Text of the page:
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-   -   IRON METHOD for PCB's (

Wendymott 6th Feb 2021 10:14 pm

Hi peeps.
For prototypes and none critical pcb's I have started to use the Toner / Hot Iron method.......... but I was still having one or two issues with Toner creep............ that is where the movement of the iron seems to "swage" out the toner so that pads seem to grow and in some cases the gap is reduced to zero. I was thinking about this then.. light bulb moment..... I place the pcb material onto a piece of aluminium sheet to stop the bench top from being burnt...then tape the pcb firmly then the artwork face down..... heres the best bit...I use another thin piece of ally as an antirub interface on top of the artwork, then place the hot iron on top of the sandwich.. Voila... no more toner creep :D I increased the iron time from 2 mins to 3 mins to allow for heat lag.

kellys_eye 6th Feb 2021 10:29 pm

Ever tried passing it through a laminator? I've done this once in the past and it seemed to work ok - even with two passes.

Wendymott 7th Feb 2021 11:57 am

Hyas Kelly..... "I" ...... I had thought about a laminator..but as the Iron thing works... I decided not to... Did you modify yours ?? as in increasing the temp ? and if so to what ?
Please advise the make or model of yours... I might give it a try :D Oh heck.... just ordered an A3 machine :D

kellys_eye 7th Feb 2021 2:14 pm

Mine is a Rexel LP30 and shows 125C as the max setting although I haven't measured it!

Two passes is usually enough but I preheat the boards (pass them through a few times) before laying up the laser print and running it through twice.

I also use old backing paper from the CDROM label sheets, one left over after printing a CDROM for the laser print. It takes the toner easily on the shiny side and it comes off with a wipe of the finger (!) but, with care, can easily be stuck to a bare pcb.

Wendymott 8th Feb 2021 11:31 am

I use glossy photo paper.. relatively cheap... when I make a final pcb it will be the usual photo sensitive pcb material.
Watch this space :D

ChristianFletcher 10th Feb 2021 10:13 pm

I use a toner transfer paper and laminator and get good results. It does depend what kind of mood my laser printer is in.

Herald1360 11th Feb 2021 1:33 pm

When I saw the title I thought the "iron" method was something to do with the etching solution :-/

Wendymott 12th Feb 2021 3:36 pm

1 Attachment(s)
Well I said I would report back.. I bought a Cathedral Laminator "A3"
Knocked up a quick artwork to test the method.
Persuaded the laminator to accept pcb material... was a bit reluctant at first.
Pre heated the pcb material with 3 passes, without the artwork..... then I added the artwork and passed it through 4 times. Artwork on top.
Went to the sink to remove the paper..... See Photo..... as can be seen the artwork is still on the paper.. not transferred.

As I had another artwork I tried feeding again with the paper underside, as it was topside in run 1. Again preheat runs... then 5 passes with artwork........ results as before.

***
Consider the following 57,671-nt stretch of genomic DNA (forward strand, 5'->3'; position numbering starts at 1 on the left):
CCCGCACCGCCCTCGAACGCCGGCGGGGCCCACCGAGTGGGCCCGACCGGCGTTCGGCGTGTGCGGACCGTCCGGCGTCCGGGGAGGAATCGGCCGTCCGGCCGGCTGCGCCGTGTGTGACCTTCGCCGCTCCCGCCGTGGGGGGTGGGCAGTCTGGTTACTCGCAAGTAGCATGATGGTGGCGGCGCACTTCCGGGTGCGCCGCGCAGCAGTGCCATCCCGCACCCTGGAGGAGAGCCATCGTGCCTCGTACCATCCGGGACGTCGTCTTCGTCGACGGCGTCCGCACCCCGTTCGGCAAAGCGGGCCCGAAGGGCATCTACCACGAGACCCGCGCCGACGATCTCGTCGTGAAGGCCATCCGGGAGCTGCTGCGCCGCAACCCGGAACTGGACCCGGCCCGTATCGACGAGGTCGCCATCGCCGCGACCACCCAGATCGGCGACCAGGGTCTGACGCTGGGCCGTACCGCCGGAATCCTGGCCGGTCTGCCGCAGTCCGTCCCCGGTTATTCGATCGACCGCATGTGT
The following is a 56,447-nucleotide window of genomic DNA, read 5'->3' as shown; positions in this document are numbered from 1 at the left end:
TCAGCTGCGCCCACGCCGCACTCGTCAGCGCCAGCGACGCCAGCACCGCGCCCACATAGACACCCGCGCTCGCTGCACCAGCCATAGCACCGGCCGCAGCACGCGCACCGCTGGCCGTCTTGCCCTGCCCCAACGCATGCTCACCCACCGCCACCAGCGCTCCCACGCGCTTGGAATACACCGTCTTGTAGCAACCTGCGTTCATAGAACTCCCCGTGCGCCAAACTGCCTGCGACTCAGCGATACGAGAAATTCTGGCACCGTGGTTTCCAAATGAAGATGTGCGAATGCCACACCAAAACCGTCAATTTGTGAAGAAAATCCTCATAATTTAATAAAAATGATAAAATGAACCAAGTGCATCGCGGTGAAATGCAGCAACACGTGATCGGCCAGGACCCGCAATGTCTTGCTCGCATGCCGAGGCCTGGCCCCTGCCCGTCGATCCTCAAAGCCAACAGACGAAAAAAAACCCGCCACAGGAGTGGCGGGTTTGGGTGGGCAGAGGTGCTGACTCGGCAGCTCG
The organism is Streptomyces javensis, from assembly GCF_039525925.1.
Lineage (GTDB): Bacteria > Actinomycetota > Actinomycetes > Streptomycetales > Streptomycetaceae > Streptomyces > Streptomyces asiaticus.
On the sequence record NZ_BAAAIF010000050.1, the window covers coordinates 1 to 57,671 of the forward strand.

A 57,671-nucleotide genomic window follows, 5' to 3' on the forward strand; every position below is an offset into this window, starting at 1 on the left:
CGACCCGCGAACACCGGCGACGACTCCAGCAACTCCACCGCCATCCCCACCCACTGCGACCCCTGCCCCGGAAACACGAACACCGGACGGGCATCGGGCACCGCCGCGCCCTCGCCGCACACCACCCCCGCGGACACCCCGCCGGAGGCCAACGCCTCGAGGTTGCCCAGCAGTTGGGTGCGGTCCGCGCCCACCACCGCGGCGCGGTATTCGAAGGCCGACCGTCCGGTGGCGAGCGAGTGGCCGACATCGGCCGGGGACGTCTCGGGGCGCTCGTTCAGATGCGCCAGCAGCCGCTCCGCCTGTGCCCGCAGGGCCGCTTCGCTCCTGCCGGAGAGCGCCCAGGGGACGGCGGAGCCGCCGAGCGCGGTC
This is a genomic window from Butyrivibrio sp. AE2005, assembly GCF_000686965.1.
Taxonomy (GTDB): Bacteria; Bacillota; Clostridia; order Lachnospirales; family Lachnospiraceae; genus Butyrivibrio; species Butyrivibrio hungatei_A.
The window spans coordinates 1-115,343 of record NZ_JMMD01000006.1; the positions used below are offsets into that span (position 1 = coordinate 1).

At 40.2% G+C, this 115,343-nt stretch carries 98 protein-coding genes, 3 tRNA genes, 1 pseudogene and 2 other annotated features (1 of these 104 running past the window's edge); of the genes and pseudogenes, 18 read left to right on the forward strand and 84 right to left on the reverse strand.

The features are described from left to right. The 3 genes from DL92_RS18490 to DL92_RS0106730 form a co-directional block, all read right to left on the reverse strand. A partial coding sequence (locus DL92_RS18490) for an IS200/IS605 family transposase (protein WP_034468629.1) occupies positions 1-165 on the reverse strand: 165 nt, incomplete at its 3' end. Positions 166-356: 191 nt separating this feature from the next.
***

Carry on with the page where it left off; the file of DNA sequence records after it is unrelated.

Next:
To me the laminator is not reaching a sufficient temperature, but as the "stat" is a mechanical one, I am reluctant to go up...... unless someone can suggest a suitable stat.
Back to the Iron Method... at least I know that works.
Anyone want to buy a Brand new A3 Laminator ?
Just bought some of that paper / material on "T" Bay.... lets see how that goes. :D

kellys_eye 12th Feb 2021 5:27 pm

Not sure why that happened.....

Do you know if the laminator has one or two heated rollers and, if only one, whether it is the top or bottom roller? If yours has the heated roller on the bottom then you'd need to put the paper 'under' the pcb material - not, as I presumed, on top as you probably did??

My laminator makes the pcb material too hot to handle after a few passes and although I'm not even sure if mine has a hot top roller (it may even be both!) I manage ok with the paper face down on the top of the pcb.


Wendymott 13th Feb 2021 11:25 am

Hi Kelly. I dont know if it has one or two...... as I tried it both ways and neither produced the results. Even with 5 passes after pre heat I could handle... with care..the pcb. I have ordered some of the Toner release film....... so I will see where it goes...I need a pcb today so I will revert to the Iron for now ;D

Wendymott 17th Feb 2021 4:08 pm

Hi peeps. Theres this old saying... "if it aint broken... leave well alone" or something like that.
While I am not saying other methods dont work.. they dont work for me.. I bought a Laminator, and some of that "special laser paper"....... but unfortunately for me..not reliable and certainly not with the Laminator machine.
The laminator had a tendency to "jam" when the pcb was exiting the heated rollers...I think this is due to it tilting downwards on exit, thus hitting the plastic guides..... so.... I reshaped the plastic guides to give them a chamfer ....... that seemed to work. Pre heating the pcb material with several passes........ I then added the artwork...again several passes........... the artwork seemed to be adhered to the copper, thus a trip to the sink.
Again disappointment, a small area of toner was adhered but mostly not.
I then tried the Iron method using the new paper....... again using my normal timings the toner was sticking.. mostly but not reliably.
I will continue with the iron method for the forseable future.

One thing I tried was measuring the temp of the Iron and the Laminator rollers.... both were within 6 degs C...... Iron 155.. Laminator 149 deg C

One thing against the laminator... I the constant movement of the rollers, maybe moving the artwork, so it will not stick properly. However some of you members have success but not me. Worth a try though.

ChristianFletcher 17th Feb 2021 5:13 pm

Hello Wendy your not far from me I used to live in Huddersfield